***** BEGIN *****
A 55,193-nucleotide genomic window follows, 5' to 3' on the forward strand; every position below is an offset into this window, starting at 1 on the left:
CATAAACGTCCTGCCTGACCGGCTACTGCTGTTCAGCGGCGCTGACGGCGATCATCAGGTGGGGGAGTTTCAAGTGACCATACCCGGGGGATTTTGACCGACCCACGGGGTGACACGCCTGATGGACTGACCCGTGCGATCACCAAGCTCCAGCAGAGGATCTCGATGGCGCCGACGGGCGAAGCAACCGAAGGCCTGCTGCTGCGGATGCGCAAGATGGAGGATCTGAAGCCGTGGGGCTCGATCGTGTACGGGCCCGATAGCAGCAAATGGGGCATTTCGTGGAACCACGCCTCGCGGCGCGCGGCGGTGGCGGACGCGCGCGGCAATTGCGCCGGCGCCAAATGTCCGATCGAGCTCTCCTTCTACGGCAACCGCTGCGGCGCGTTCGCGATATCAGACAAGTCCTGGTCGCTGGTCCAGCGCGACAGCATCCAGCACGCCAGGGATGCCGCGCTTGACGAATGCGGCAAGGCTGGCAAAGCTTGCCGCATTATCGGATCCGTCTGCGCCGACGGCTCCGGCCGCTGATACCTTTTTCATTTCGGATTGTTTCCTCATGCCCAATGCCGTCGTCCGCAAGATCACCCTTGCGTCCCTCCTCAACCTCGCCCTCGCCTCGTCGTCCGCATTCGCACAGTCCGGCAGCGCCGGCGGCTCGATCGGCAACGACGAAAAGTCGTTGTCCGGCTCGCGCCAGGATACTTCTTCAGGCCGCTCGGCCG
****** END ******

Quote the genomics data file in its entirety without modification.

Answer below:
A 55,193-nucleotide genomic window follows, 5' to 3' on the forward strand; every position below is an offset into this window, starting at 1 on the left:
CATAAACGTCCTGCCTGACCGGCTACTGCTGTTCAGCGGCGCTGACGGCGATCATCAGGTGGGGGAGTTTCAAGTGACCATACCCGGGGGATTTTGACCGACCCACGGGGTGACACGCCTGATGGACTGACCCGTGCGATCACCAAGCTCCAGCAGAGGATCTCGATGGCGCCGACGGGCGAAGCAACCGAAGGCCTGCTGCTGCGGATGCGCAAGATGGAGGATCTGAAGCCGTGGGGCTCGATCGTGTACGGGCCCGATAGCAGCAAATGGGGCATTTCGTGGAACCACGCCTCGCGGCGCGCGGCGGTGGCGGACGCGCGCGGCAATTGCGCCGGCGCCAAATGTCCGATCGAGCTCTCCTTCTACGGCAACCGCTGCGGCGCGTTCGCGATATCAGACAAGTCCTGGTCGCTGGTCCAGCGCGACAGCATCCAGCACGCCAGGGATGCCGCGCTTGACGAATGCGGCAAGGCTGGCAAAGCTTGCCGCATTATCGGATCCGTCTGCGCCGACGGCTCCGGCCGCTGATACCTTTTTCATTTCGGATTGTTTCCTCATGCCCAATGCCGTCGTCCGCAAGATCACCCTTGCGTCCCTCCTCAACCTCGCCCTCGCCTCGTCGTCCGCATTCGCACAGTCCGGCAGCGCCGGCGGCTCGATCGGCAACGACGAAAAGTCGTTGTCCGGCTCGCGCCAGGATACTTCTTCAGGCCGCTCGGCCG